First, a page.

Hadji Murad

Leo Tolstoy (Author) Aylmer Maude (Translator)
& 1 more
Available

Description

Hadji Murad

Leo Tolstoy

Translated by Louise and Aylmer Maude

Hadji Murat is a short novel written by Leo Tolstoy from 1896 to 1904 and published posthumously in 1912 (though not in full until 1917). It is Tolstoy's final work. The protagonist is Hadji Murat, an Avar rebel commander who, for reasons of personal revenge, forges an uneasy alliance with the Russians he had been fighting.

The narrator prefaces the story with his comments on a crushed, but still living thistle he finds in a field (a symbol for the main character), after which he begins to tell the story of Hadji Murat, a successful and famed separatist guerrilla who falls out with his own commander and eventually sides with the Russians in hope of saving his family. Hadji Murat's family is being contained and controlled by the Chechen leader who abducted his mother, two wives, and five children. Aside from the fact that Murat wants to save his family, he additionally wants to avenge the deaths of other family members. The story opens with Murat and two of his followers fleeing from Shamil, the commander of the Caucasian separatists, who is at war with the Russians. They find refuge at the house of Sado, a loyal supporter of Murat. The local people learn of his presence and chase him out of the village.

His lieutenant succeeds in making contact with the Russians, who promise to meet Murat. He eventually arrives at the fortress of Vozdvizhenskaya to join the Russian forces, in hopes of drawing their support in order to overthrow Shamil and save his family. Before his arrival, a small skirmish occurs with some Chechens outside the fortress, and Petrukha Avdeyev, a young Russian soldier bleeds out in a local military hospital after being shot. Tolstoy makes a chapter-length aside about Petrukha: childless, he volunteered as a conscript in place of his brother who had a family of his own. Petrukha's father regrets this because he was a dutiful worker compared to his complacent brother.

Product Details

Price
$7.95
Publisher
Createspace Independent Publishing Platform
Publish Date
June 22, 2016
Pages
102
Dimensions
7.01 X 0.21 X 10.0 inches | 0.42 pounds
Language
English
Type
Paperback
EAN/UPC
9781534824607
BISAC Categories:

Earn by promoting books

Earn money by sharing your favorite books through our Affiliate program.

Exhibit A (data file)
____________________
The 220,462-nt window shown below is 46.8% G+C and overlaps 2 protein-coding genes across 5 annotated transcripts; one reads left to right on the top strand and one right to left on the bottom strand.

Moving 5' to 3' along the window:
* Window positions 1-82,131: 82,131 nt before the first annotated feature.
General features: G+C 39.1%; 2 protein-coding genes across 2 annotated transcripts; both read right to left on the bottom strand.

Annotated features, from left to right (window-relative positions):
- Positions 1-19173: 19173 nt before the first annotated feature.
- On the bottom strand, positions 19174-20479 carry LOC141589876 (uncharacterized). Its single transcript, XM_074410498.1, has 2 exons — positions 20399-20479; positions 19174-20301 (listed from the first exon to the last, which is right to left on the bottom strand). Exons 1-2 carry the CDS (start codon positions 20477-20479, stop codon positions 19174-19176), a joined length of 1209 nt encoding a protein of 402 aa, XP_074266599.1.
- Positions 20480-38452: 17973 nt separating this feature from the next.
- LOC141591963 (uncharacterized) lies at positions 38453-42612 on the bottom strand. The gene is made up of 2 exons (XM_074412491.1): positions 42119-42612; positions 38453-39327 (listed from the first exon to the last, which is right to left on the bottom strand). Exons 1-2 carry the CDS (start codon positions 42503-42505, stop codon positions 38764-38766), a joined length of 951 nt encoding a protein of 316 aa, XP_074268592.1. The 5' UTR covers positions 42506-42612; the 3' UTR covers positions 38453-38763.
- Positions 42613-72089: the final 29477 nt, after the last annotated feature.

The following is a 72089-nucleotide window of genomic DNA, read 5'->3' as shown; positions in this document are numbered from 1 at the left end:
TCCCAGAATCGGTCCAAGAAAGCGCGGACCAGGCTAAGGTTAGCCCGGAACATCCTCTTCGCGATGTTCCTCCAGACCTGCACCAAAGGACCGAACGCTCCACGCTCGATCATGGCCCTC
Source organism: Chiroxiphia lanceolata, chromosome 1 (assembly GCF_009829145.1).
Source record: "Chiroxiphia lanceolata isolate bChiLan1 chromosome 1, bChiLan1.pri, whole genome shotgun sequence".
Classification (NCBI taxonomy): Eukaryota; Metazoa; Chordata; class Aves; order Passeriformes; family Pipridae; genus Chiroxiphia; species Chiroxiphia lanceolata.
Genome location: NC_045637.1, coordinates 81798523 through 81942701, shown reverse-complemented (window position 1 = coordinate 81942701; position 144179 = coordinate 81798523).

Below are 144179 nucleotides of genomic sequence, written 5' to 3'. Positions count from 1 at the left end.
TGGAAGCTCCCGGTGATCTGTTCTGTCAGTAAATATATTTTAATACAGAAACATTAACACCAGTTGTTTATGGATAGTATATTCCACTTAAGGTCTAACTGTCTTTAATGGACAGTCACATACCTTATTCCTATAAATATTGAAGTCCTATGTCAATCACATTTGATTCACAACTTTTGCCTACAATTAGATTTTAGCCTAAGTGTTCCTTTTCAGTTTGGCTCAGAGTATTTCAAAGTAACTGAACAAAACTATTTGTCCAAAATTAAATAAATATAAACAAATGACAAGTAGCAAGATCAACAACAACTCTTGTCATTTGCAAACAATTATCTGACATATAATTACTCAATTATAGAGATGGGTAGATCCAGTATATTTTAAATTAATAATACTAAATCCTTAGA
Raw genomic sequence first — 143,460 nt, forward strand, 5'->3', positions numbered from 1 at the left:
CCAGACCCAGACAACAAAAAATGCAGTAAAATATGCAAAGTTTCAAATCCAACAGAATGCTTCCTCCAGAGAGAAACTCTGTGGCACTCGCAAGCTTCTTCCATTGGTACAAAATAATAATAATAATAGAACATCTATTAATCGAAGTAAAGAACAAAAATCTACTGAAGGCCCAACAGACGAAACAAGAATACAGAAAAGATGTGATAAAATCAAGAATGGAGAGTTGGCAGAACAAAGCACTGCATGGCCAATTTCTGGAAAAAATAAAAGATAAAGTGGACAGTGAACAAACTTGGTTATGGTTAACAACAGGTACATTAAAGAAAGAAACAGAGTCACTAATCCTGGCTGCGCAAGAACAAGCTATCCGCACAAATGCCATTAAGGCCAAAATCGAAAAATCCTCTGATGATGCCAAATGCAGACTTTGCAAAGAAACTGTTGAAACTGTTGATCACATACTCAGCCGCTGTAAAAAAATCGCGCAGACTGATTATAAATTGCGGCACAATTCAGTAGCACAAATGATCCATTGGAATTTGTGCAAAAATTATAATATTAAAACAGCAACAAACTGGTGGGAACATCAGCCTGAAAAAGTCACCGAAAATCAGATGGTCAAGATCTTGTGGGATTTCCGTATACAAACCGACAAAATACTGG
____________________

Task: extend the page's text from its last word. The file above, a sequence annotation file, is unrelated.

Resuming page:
Become an affiliate

About the Author

The novel is set 60 years before Tolstoy's day, but he had spoken with people who lived through the 1812 French invasion of Russia. He read all the standard histories available in Russian and French about the Napoleonic Wars and had read letters, journals, autobiographies and biographies of Napoleon and other key players of that era. There are approximately 160 real persons named or referred to in War and Peace. He worked from primary source materials (interviews and other documents), as well as from history books, philosophy texts and other historical novels. Tolstoy also used a great deal of his own experience in the Crimean War to bring vivid detail and first-hand accounts of how the Russian army was structured. Tolstoy was critical of standard history, especially military history, in War and Peace. He explains at the start of the novel's third volume his own views on how history ought to be written. His aim was to blur the line between fiction and history, to get closer to the truth, as he states in Volume ii.
Aylmer Maude (1858 - 1938) and Louise Maude (1855-1939) were English translators of Leo Tolstoy's works and Aylmer Maude also wrote his friend Tolstoy's biography. After living many years in Russia the Maudes spent the rest of their life in England translating Tolstoy's writing and promoting public interest in his work. Aylmer Maude was also involved in a number of early 20th century progressive and idealistic causes.
Aylmer Maude (1858 - 1938) and Louise Maude (1855-1939) were English translators of Leo Tolstoy's works and Aylmer Maude also wrote his friend Tolstoy's biography. After living many years in Russia the Maudes spent the rest of their life in England translating Tolstoy's writing and promoting public interest in his work. Aylmer Maude was also involved in a number of early 20th century progressive and idealistic causes.